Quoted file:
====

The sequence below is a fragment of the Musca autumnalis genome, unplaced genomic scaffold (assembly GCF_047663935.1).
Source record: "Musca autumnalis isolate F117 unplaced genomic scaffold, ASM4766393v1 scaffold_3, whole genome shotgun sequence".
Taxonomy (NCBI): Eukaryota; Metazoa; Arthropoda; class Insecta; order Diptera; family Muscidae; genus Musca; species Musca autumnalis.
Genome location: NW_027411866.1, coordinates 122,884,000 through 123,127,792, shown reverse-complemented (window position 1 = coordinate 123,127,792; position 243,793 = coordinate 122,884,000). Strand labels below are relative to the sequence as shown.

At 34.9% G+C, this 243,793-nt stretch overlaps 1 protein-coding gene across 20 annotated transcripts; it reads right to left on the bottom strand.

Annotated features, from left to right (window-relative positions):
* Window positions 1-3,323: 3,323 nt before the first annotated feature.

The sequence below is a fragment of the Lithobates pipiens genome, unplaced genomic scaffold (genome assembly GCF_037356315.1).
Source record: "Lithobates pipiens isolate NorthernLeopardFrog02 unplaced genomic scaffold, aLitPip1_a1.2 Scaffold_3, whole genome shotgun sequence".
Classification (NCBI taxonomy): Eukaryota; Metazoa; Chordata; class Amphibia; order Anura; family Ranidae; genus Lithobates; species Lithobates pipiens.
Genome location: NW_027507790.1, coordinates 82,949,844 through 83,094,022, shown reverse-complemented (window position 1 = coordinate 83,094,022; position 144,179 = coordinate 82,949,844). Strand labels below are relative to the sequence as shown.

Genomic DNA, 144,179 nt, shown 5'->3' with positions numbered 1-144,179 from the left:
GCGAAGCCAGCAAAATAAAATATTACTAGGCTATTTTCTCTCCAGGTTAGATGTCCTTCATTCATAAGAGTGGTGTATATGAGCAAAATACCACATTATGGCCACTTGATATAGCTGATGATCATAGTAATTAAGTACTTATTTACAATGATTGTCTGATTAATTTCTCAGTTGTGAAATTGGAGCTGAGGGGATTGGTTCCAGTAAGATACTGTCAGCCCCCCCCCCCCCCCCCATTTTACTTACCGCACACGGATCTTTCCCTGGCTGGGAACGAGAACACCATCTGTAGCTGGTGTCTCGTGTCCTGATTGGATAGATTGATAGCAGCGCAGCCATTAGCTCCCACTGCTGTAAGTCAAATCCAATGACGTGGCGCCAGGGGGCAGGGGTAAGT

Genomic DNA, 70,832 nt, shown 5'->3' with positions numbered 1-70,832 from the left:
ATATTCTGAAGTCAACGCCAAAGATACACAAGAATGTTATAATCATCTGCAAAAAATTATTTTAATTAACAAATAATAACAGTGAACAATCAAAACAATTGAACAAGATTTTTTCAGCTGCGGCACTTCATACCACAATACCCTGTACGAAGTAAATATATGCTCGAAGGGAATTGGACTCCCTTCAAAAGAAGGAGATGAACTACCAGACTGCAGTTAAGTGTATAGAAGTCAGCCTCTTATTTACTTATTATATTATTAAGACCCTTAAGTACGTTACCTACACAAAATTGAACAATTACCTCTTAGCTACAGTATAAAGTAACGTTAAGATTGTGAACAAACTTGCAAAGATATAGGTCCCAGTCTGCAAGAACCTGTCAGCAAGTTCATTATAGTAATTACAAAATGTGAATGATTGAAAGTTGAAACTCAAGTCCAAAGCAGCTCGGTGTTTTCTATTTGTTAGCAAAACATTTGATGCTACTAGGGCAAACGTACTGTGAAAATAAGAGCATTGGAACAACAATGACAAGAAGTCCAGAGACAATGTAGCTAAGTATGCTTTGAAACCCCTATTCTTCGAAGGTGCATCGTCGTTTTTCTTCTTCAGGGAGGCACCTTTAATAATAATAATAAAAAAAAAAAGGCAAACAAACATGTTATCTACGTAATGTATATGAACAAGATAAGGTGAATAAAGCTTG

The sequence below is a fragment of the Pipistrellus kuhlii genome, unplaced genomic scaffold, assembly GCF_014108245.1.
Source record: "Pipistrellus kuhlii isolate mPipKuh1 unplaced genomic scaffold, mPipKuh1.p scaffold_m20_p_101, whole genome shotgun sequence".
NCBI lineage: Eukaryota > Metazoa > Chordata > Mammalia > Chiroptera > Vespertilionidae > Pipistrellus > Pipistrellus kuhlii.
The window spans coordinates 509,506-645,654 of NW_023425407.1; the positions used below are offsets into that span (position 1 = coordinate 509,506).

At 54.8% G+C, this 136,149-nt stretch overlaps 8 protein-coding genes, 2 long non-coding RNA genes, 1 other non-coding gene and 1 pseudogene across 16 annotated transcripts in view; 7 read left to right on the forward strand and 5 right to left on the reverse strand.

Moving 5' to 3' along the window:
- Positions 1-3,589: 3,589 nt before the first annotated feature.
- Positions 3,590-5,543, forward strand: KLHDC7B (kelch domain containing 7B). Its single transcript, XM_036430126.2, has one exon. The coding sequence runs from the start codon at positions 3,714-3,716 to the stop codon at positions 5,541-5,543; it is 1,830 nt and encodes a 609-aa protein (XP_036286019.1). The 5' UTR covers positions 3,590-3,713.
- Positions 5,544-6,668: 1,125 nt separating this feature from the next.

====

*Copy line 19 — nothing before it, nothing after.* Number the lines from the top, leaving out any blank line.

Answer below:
The window spans coordinates 509,506-645,654 of NW_023425407.1; the positions used below are offsets into that span (position 1 = coordinate 509,506).